The Federal Maritime Commission (FMC) and Hapag-Lloyd on Wednesday agreed to a settlement in which the container line will pay a civil penalty of $2 million to address alleged violations related to their detention and demurrage practices.

The settlement is the latest development in a saga that dates back to mid-2021, at the height of COVID-induced disruption, when a California-based firm was assessed $10,135 in detention charges by the Hamburg-based container line. The dray carrier filed a complaint with the FMC arguing it should not have been assessed the fees because Hapag-Lloyd did not provide adequate access to appointments at terminals where it was to return 11 containers, and then did not agree to waive those fees against GSL.

As a result of an investigation into the case, the FMC’s Bureau of Enforcement (BOE) recommended Hapag-Lloyd pay a $16 million penalty, but that number was knocked down significantly by a US administrative law judge in late April. That decision saw the penalty reduced to $882,220.

The case could well be a bellwether for future actions against shipping lines relating to what shippers and drayage providers consider unfair assessment of demurrage and detention fees, also called storage or per diem. The FMC has encouraged those parties to bring cases forward and has been particularly focused on the issue of excess penalties collected by shipping lines in situations out of the control of shippers or their drayage representatives.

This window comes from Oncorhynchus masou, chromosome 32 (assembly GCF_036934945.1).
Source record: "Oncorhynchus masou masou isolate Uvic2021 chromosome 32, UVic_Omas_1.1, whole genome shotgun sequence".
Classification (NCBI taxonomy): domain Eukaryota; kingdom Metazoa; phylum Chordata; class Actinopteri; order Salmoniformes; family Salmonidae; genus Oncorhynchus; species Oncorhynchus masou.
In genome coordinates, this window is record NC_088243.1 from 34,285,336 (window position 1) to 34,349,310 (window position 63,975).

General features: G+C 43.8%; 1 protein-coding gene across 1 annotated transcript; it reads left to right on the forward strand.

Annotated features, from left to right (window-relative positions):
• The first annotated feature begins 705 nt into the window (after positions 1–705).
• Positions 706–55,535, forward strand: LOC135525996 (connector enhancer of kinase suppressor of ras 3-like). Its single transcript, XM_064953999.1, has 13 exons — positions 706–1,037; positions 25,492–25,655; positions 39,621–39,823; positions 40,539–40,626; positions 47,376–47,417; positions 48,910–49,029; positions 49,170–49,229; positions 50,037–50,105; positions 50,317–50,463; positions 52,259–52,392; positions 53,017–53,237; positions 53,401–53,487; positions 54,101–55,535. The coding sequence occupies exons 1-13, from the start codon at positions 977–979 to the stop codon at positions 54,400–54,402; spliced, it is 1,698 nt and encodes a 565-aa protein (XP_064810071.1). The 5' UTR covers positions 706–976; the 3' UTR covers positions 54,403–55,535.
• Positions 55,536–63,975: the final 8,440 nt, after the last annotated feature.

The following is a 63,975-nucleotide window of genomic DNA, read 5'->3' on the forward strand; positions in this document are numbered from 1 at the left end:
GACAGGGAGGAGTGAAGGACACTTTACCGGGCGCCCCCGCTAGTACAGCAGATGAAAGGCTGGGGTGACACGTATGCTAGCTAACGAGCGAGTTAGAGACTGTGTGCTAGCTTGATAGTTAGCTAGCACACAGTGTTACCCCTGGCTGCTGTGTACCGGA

The regulatory environment around detention and demurrage charges, which the FMC has been investigating for nearly a decade, is set to change significantly when Congress as expected passes the Ocean Shipping Reform Act following reconciliation of different House and Senate versions.

It is anticipated that the resulting law would reign in what shippers have long claimed to be unfair charges, where fees are assessed when circumstances are beyond the control of the shipper or its trucker. Examples would be the inability to return a container in time to avoid detention, as in the GSL case, or the inability to pick up a container to avoid demurrage.